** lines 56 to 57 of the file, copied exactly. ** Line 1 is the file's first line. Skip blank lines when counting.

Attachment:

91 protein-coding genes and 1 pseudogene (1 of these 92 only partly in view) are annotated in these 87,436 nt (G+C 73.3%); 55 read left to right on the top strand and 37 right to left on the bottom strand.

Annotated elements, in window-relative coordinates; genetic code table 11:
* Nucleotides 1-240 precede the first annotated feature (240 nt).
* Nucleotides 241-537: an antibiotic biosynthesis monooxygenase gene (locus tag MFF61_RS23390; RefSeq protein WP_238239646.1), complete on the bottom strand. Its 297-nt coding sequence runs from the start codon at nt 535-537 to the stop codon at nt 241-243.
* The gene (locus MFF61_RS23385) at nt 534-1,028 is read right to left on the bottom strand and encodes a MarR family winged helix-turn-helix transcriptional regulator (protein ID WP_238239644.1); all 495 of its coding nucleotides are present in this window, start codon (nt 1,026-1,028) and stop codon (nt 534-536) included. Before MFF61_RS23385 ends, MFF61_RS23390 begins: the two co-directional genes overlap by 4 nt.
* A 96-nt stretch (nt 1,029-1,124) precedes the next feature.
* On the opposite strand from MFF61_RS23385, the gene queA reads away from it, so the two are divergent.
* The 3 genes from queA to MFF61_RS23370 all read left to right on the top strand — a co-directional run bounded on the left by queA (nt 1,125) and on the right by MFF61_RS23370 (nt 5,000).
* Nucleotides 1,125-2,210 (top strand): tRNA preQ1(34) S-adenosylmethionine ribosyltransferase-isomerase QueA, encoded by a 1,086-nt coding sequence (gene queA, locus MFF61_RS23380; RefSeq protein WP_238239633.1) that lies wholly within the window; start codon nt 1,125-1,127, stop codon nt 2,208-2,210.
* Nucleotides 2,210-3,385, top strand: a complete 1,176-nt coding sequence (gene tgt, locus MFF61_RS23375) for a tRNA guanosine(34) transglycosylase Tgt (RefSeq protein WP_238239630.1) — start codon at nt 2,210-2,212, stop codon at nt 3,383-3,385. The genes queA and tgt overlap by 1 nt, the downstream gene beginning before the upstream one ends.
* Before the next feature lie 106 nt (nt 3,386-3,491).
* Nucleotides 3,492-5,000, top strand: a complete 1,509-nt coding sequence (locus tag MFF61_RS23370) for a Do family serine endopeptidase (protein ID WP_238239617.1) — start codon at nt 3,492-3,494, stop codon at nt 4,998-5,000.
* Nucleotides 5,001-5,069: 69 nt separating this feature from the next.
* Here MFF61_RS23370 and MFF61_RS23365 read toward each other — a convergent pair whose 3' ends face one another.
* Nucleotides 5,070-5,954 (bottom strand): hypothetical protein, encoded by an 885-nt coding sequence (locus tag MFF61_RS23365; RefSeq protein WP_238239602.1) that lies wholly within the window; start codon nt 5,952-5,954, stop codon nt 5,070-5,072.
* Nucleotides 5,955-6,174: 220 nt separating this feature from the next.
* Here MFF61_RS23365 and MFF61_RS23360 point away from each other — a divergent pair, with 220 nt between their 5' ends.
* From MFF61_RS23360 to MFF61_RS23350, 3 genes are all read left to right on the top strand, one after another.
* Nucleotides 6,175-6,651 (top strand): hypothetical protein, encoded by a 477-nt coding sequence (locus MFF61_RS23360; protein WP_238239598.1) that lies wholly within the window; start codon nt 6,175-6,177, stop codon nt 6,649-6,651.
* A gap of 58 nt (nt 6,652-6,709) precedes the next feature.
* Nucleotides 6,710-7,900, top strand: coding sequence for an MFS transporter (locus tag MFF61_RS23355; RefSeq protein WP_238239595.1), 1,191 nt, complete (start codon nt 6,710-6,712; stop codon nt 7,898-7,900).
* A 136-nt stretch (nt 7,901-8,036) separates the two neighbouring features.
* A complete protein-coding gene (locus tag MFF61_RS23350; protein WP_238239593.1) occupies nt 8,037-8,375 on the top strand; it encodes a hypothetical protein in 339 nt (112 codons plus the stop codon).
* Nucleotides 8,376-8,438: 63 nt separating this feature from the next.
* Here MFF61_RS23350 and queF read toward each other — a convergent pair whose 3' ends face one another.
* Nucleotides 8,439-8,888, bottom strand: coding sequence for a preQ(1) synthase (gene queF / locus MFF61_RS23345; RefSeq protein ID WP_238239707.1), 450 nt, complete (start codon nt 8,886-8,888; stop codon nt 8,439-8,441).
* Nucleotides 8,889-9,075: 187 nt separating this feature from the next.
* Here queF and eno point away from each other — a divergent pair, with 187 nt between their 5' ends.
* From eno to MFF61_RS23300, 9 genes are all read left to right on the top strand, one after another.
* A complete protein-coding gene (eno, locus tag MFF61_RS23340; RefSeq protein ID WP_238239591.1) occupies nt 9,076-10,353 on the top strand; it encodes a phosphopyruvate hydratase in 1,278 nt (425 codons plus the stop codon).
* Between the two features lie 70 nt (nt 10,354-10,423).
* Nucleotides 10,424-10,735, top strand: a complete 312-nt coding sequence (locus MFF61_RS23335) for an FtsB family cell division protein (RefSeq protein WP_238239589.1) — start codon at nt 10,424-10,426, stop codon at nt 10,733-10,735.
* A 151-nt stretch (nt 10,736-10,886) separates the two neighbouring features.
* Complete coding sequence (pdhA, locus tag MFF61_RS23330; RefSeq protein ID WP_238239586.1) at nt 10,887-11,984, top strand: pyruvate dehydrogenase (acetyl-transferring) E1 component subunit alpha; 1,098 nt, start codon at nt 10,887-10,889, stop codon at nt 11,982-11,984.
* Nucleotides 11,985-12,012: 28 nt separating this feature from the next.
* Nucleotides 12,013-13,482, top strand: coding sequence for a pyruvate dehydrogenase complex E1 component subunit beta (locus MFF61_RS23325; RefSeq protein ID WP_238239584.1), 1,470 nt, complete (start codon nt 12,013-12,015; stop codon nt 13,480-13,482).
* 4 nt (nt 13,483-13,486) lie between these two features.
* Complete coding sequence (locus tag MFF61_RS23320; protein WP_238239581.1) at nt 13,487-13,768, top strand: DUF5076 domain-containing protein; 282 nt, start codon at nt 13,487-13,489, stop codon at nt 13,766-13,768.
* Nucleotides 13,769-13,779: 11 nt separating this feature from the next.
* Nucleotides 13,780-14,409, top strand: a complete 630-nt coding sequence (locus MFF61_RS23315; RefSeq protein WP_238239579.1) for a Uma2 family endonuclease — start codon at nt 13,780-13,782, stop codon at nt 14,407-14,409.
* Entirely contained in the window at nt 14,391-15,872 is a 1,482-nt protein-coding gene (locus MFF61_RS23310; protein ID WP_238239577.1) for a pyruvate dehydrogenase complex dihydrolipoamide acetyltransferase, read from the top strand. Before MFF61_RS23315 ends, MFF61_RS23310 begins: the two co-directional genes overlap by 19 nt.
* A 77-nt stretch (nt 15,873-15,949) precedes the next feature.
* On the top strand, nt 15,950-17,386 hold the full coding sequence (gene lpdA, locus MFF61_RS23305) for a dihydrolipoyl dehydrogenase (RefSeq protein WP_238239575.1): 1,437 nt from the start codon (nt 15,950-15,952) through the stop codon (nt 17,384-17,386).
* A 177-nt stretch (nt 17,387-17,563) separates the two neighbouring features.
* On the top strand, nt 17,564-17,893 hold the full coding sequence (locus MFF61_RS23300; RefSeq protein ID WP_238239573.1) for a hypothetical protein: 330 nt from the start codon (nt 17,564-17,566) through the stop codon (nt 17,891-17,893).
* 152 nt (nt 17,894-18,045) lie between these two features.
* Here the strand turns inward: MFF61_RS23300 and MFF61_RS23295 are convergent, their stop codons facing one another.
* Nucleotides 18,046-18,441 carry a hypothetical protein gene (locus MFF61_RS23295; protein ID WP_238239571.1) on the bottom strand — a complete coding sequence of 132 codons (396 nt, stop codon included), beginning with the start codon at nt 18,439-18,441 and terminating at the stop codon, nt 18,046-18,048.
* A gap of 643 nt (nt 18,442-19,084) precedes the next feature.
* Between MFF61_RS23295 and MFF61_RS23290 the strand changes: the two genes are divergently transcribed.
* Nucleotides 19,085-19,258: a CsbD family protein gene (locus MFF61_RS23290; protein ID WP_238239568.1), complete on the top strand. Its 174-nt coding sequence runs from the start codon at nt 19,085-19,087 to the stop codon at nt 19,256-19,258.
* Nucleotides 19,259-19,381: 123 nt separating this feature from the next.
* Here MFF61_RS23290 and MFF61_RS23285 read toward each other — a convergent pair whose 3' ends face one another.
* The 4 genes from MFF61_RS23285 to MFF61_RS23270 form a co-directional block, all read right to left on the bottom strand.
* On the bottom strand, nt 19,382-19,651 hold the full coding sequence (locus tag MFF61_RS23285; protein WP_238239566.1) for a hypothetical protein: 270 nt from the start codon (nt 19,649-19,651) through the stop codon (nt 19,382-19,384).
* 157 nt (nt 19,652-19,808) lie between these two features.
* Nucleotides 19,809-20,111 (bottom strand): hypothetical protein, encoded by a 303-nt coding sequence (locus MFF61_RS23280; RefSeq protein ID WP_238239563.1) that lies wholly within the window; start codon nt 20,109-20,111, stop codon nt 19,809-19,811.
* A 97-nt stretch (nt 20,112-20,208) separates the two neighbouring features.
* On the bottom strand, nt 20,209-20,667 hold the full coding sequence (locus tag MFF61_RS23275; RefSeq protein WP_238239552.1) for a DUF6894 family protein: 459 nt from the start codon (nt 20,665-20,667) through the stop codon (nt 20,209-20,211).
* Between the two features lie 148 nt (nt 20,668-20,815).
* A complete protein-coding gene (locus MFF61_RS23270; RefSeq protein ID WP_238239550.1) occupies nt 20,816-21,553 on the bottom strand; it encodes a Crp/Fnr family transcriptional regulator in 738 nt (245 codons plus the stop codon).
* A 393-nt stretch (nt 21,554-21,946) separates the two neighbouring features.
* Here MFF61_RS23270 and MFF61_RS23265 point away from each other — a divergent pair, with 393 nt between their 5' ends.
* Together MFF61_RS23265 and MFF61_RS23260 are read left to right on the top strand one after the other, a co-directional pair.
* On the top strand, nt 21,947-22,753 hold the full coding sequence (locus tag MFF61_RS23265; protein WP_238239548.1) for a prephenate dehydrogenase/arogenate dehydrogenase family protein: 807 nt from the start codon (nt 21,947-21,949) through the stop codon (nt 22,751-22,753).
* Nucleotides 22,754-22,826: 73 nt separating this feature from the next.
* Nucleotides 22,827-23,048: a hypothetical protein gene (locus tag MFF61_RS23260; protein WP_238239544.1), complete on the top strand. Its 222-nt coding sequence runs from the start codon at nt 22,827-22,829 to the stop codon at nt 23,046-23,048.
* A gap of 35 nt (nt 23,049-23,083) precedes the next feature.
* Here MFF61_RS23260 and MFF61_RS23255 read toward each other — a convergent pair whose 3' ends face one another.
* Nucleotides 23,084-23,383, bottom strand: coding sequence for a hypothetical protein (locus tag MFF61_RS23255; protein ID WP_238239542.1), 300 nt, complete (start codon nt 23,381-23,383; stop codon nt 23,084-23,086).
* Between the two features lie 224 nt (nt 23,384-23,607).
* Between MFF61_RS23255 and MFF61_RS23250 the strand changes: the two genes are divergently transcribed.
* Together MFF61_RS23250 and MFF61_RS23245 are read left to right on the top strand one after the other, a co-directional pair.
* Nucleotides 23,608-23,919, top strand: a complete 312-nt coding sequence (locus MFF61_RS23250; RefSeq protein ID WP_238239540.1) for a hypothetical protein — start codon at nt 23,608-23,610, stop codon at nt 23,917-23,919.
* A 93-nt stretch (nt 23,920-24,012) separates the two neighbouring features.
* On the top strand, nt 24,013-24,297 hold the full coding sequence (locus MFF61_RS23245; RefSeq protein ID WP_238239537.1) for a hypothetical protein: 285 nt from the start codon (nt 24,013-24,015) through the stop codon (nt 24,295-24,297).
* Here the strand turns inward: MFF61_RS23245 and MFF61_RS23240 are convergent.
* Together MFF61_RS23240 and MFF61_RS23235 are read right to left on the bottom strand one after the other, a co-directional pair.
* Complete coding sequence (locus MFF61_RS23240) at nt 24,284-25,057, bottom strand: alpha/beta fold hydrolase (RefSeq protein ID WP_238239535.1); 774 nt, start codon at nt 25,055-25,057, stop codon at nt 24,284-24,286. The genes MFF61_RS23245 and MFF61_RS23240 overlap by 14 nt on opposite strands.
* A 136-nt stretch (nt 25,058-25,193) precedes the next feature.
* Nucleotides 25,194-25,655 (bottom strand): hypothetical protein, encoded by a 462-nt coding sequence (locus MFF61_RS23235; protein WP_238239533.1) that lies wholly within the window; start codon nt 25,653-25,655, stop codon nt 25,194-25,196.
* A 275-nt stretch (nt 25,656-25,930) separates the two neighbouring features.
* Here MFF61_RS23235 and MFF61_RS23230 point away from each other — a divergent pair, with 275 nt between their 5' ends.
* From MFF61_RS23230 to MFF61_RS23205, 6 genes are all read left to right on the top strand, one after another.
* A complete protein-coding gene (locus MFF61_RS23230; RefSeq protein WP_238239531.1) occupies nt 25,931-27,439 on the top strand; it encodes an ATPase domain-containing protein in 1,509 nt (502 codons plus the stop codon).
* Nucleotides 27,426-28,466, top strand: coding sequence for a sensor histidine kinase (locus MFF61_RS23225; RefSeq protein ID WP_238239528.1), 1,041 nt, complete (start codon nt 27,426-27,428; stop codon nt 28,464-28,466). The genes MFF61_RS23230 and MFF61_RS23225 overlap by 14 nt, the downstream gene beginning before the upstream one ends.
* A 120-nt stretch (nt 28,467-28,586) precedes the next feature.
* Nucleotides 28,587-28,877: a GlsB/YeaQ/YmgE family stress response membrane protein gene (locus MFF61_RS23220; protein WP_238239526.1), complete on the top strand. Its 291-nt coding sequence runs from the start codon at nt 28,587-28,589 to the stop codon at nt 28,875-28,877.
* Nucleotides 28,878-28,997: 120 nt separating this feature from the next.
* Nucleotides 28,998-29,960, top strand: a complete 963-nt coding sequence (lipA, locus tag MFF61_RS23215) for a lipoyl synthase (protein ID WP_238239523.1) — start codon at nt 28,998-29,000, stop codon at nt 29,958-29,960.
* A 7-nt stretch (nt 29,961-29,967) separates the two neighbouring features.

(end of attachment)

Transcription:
* 157 nt (nt 19,652-19,808) lie between these two features.
* Nucleotides 19,809-20,111 (bottom strand): hypothetical protein, encoded by a 303-nt coding sequence (locus MFF61_RS23280; RefSeq protein ID WP_238239563.1) that lies wholly within the window; start codon nt 20,109-20,111, stop codon nt 19,809-19,811.